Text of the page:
Three widows of former powerful Cabinet Minister Nicholas Biwott were on Wednesday introduced to the hundreds who turned up to view his body at Biwott Day Secondary School in Keiyo South ahead of his burial on Thursday.
In an apparent move to clear the mystery around the extent of Biwott’s family, the three – Hannie Kiprono, Prof Margaret Kamar and Kalista Lessie – stood in front of the large crowd and held each other’s hands and expressed their sadness at losing a man they said had taken good care of them.
When the event’s master of ceremonies Albert Kochei, who is the County Assembly Speaker for Elgeyo Marakwet, asked Hannie, who was Biwott’s first wife, to address the crowd, the other two accompanied her to the stage.
Hannie spoke first in English and Prof Kamar translated into the local dialect.
Hannie said that she was instrumental in urging her husband to set up Mary Soti Secondary School in Keiyo South which was established in honour of Biwott’s late mother.
“Biwott never criticised his enemies. Despite his massive wealth he still mingled with the common man. He was committed to improving the economic livelihood of the Keiyo people,” said Hannie.
She recounted how she was surprised some time in the 1990s when Biwott was accused of murder and perpetrating corruption.
“I told him to buy space in a newspaper and defend himself but he declined, saying that it was above his dignity to fight back,” said Hannie.
She regretted negative publicity from the media about him, saying he was a nice person.
Hannie said that while at university with Biwott in Australia, she came to know him as a man of high principles.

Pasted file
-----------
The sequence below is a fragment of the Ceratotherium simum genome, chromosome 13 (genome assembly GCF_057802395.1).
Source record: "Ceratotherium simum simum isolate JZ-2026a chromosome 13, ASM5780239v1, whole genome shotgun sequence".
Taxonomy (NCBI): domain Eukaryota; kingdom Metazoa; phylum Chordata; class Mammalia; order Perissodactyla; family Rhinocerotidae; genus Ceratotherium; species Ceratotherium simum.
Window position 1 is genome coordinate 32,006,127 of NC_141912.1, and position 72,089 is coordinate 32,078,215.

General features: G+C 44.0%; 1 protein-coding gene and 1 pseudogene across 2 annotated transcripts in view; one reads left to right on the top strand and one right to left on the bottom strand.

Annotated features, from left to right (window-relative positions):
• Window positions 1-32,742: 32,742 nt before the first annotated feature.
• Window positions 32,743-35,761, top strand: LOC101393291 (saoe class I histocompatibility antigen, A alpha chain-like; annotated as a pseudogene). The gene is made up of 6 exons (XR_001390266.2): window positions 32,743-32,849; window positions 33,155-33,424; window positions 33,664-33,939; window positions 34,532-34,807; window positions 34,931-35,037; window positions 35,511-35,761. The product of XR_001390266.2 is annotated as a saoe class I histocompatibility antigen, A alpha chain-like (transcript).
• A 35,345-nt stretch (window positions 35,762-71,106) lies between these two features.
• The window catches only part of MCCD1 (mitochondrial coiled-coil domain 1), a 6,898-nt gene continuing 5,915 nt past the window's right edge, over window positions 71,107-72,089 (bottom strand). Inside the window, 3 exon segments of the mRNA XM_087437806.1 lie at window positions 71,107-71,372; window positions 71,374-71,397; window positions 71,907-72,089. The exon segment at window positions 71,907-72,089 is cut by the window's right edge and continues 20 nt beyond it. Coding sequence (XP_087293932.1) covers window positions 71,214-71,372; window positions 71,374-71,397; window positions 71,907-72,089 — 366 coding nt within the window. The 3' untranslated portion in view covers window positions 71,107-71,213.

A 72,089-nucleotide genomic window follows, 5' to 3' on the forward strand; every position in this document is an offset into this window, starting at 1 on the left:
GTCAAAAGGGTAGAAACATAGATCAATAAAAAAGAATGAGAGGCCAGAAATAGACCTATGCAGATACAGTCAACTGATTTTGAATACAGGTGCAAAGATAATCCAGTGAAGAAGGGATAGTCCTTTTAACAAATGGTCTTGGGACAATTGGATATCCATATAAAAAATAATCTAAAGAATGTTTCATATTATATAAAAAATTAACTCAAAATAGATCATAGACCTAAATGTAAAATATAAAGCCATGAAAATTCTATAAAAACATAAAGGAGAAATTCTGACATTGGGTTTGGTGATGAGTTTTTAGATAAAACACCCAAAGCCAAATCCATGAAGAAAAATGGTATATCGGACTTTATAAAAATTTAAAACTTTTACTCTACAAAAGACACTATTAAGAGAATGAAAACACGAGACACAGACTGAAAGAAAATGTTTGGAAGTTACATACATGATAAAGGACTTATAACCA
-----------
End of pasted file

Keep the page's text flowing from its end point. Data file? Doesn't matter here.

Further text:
She said that Biwott was a close friend of retired President Daniel Moi. “When people were abandoning Kanu, Biwott vowed to be by Moi’s side,” she said.
“Moi was my love rival because my husband loved him more and was always close to Moi,” said Hannie, amid laughter from the mourners, who included Treasury Cabinet Secretary Henry Rotich and other local leaders.
Prof Kamar, about whom speculation has persisted that she was Biwott’s wife, cleared the air when she introduced family members including her daughter Soti Maria, named after Biwott’s mother.
“I think we have to put this issue to rest once and for all. Now you have known nothing but the whole truth,” said Prof Kamar, who is Jubilee Party’s senatorial candidate for Uasin Gishu.
Lessie only introduced herself.
Biwott had seven children – six daughters and a son – who were all introduced on Wednesday. There was confusion on Tuesday during a requiem mass at AIC Milimani in Nairobi after Prof Kamar was not introduced as Biwott’s spouse. She was seated behind Hannie.
On Wednesday, Prof Kamar thanked Hannie for “taking care of Mzee (Biwott) at his younger age”.
“Thanks a lot mama. You are the cornerstone of this family,” said the former higher education minister, who lives on one of Biwott’s expansive farms in Chepkanga, on the outskirts of Eldoret.
Rotich said President Uhuru Kenyatta and Deputy President William Ruto would attend the former minister’s burial.